The following is an expert answer given by Florida Premises Liability Lawyer, Joseph M. Maus, and taken from AllExperts.com, a free Q & A service on the internet:
Question: I have been reading some of the other posts for slip and falls. I don’t see any information or letters that pertain to grocery carts (not that there aren’t any.) I was at a grocery store with my 17 month old daughter sitting in the front compartment of a grocery cart (she was buckled in) and my son sitting in basket. I felt the cart was wobbling however I knew I only wanted to pick up a few items so it would not take long. Well as my son was getting out, I held onto the cart, however, because the wheels were not secure, the cart tipped over with my daughter in the cart. She fell on her side and injured her hand, however no broken bones according to her Pediatrician. I filled out an accident report with the store manager and he did see the blood on her hand after the fall. A rep for the store called and left me a message today. My question is, am I entitled to any compensation for my daughters pain and suffering? After reading some of the other letters I don’t think the injuries are severe enough to seek an attorney or should I? Do you think it would be necessary to write a letter demanding or requesting a settlement? Thank you for your time! Your site has been very helpful.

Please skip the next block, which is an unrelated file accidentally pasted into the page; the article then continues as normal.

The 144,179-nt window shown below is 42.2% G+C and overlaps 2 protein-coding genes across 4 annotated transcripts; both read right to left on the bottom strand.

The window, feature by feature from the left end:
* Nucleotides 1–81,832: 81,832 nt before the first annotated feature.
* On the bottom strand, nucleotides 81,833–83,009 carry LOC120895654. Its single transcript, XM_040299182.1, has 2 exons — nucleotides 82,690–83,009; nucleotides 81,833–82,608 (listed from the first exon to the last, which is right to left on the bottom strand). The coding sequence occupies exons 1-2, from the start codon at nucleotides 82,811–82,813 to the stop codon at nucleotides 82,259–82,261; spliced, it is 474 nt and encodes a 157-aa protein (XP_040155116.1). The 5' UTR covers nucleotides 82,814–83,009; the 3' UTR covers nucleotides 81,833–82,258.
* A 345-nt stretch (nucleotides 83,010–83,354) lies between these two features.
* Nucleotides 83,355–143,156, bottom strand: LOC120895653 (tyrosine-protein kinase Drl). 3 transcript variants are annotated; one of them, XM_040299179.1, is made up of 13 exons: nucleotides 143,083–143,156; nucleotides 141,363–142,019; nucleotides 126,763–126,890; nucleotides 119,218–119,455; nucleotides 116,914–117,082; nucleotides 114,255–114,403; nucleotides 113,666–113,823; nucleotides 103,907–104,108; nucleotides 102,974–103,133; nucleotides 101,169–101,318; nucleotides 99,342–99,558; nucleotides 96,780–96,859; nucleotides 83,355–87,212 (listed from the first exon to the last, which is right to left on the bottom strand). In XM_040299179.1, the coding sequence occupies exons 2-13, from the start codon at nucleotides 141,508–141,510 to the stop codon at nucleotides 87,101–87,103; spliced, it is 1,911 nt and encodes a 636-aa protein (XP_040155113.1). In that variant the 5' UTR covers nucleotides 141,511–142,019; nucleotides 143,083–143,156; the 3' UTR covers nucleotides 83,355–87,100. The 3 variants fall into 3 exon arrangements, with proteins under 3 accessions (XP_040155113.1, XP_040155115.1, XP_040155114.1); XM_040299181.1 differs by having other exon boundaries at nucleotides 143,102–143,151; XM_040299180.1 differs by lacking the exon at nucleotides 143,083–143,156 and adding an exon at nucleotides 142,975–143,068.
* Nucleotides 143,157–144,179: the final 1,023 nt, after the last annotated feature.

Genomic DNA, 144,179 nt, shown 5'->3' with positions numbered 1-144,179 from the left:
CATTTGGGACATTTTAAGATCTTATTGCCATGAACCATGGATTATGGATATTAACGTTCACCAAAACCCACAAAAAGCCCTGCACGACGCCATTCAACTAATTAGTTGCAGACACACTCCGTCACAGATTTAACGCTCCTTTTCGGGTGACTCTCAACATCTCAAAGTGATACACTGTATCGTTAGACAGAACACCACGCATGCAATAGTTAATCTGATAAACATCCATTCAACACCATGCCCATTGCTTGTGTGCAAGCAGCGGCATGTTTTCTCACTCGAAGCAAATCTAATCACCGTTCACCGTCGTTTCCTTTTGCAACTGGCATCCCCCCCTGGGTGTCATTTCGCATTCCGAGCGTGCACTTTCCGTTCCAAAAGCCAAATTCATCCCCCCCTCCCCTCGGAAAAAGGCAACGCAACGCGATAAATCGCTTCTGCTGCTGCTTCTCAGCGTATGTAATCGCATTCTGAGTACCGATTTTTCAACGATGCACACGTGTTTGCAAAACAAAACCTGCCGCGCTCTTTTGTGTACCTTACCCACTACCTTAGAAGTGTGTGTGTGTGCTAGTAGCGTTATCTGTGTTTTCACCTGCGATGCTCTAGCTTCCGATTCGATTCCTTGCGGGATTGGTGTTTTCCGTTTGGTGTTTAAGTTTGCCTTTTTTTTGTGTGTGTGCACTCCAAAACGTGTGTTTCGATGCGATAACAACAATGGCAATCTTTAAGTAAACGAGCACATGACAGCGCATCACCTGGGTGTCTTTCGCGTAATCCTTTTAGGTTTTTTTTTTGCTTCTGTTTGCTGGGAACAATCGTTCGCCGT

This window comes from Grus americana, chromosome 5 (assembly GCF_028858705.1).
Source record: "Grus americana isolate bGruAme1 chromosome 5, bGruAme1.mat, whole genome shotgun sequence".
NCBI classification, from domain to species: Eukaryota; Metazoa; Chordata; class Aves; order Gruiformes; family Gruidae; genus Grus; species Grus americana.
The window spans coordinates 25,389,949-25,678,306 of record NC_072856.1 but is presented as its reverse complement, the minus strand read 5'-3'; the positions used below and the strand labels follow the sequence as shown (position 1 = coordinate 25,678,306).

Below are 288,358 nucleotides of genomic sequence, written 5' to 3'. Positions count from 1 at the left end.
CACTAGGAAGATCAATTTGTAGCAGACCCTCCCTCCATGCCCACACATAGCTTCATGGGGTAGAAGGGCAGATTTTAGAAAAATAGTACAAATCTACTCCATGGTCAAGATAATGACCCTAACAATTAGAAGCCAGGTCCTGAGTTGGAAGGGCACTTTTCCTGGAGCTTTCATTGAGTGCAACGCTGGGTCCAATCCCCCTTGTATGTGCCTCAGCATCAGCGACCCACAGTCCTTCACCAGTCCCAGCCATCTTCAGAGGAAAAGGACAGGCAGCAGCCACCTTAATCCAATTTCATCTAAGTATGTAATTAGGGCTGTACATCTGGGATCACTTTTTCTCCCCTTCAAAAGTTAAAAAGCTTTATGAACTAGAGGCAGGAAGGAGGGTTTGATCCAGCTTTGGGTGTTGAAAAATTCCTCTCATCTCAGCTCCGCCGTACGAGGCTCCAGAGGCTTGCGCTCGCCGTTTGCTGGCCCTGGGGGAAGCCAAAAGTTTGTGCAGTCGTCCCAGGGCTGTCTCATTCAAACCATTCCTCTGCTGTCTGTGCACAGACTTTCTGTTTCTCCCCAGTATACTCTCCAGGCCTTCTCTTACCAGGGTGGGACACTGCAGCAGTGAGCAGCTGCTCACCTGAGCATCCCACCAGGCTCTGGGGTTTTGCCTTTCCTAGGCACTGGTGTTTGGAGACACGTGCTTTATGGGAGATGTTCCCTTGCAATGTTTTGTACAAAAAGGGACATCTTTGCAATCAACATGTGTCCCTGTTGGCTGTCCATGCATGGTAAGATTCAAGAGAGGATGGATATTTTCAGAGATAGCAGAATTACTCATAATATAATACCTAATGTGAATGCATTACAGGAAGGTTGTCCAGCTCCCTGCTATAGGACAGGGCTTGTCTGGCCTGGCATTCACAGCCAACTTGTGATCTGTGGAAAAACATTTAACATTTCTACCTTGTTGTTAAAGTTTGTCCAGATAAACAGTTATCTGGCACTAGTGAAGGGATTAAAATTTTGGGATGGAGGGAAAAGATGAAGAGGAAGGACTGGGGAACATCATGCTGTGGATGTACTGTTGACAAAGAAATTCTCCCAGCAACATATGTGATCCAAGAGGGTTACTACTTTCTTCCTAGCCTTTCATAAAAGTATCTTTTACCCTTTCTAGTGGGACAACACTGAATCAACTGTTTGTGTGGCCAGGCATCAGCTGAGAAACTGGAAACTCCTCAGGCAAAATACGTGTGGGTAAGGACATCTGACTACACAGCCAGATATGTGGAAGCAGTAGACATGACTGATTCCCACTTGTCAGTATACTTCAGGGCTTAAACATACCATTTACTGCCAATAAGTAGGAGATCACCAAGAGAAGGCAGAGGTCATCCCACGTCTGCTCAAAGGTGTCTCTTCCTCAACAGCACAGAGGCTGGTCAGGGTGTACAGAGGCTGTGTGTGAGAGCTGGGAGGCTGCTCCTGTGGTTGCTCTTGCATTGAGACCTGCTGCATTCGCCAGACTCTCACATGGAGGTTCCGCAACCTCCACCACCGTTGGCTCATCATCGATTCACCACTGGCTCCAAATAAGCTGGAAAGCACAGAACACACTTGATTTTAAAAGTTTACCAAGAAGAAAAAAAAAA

Your email does not indicate what state you live in. I am a Florida personal injury accidents attorney specializing in auto accidents, slip and falls, and workers compensation claims. Laws vary from state to state so the best advice I can give you is to consult with an accident lawyer in your area.
Regarding your daughter’s accident, the same standard for negligence should apply. In Florida, a store owner owes two duties to its customers – maintain the property in a reasonably safe condition, and to warn its customers of dangerous conditions that the customers cannot appreciate themselves. This would extend to a store’s grocery carts and making sure they are in good working order. A cart that tips over on its own while your daughter is sitting in it is obviously not working properly.
Most stores do routine maintenance on their carts so that they operate properly for shoppers. However, just judging by my own experience at grocery and “big box” stores, it is the exception that you get a grocery cart that works properly, rather than the norm. You almost always get a cart with a wobbly wheel. In order to determine whether you have a claim to pursue against this store, you would have to be able to show that this particular store was not properly maintaining its carts. In my opinion, based on what happened with the cart, if your daughter’s injury is serious enough, you should pursue the claim.
At least in the case of Florida personal injury accidents and in most other states, when making a negligence claim for injuries, you can recover damages for pain and suffering, both in the past and if she is going to have pain and suffering in the future due to the injury. Additionally, you can recover damages for past and future medical bills.
You may want to ask the grocery store if they have an insurance policy which has medical payments coverage, also known as “medpay”. Medpay is insurance coverage that will reimburse you for any out of pocket medical expenses you incur for medical treatment for your daughter. The store would also have liability coverage which is insurance which covers claims such as your daughters.